ACC 2010 - ACCORD BP: Intensive BP lowering futile in diabetics
New data from the Action to Control Cardiovascular Risk in Diabetes (ACCORD) study show that there is no benefit to be gained in diabetics from intensively lowering their systolic blood pressure to a goal of <120 mm Hg .
There was no difference in the primary end point—a composite of fatal and nonfatal major cardiovascular events—between this group and those who received standard antihypertensive therapy to get their pressure down to <140 mm Hg, said lead author Dr William C Cushman (Veterans Affairs Medical Center, Memphis, TN), who presented the results at a late-breaking clinical-trials session here at the American College of Cardiology (ACC) 2010 Scientific Sessions; they were simultaneously published online in the New England Journal of Medicine.
To heartwire, Cushman admitted he was surprised by the results: "We wouldn't have done the study if we didn't think there was a reason to think it might be beneficial." But he countered, "I've said all along, that whichever the answer is, it is extremely important. If it doesn't show benefit, we should not be aggressive, because it's hard enough to get diabetics to below 140 mm Hg, so this is a good answer."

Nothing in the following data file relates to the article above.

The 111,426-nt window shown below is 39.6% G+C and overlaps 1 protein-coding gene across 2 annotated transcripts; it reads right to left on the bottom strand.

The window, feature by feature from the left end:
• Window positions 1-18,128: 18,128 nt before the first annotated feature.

Also presented today during the same late-breaking clinical-trials session was a retrospective analysis of the INVEST trial. This showed that diabetic patients with coronary artery disease whose systolic blood pressure was lowered to 130 to 140 mm Hg had a better outcome than those with systolic pressures over 140 mm Hg. But reduction below 130 mm Hg did not appear to offer any additional benefit and those patients had a higher mortality rate.
No justification for target below 120 mm Hg in diabetics?
I've said all along, that whichever the answer is, it is extremely important.
In an editorial accompanying the published ACCORD BP study , Dr Peter M Nilsson (University Hospital, Malmö, Sweden) agrees: "The main conclusion to draw from this study must be that a systolic BP target below 120 mm Hg in patients with type 2 diabetes is not justified by the evidence."
Nilsson added that with the conclusion of the ACCORD study—which as well as this ACCORD BP trial included the ACCORD lipid trial, also reported here at the ACC meeting—a period of three landmark studies (UKPDS, ADVANCE, and ACCORD) has now come to an end. "We learn from the completed ACCORD study that flexible goals should probably be applied to the control of hyperglycemia, blood pressure, and dyslipidemia in patients with type 2 diabetes, taking into account individual clinical factors of importance," he states.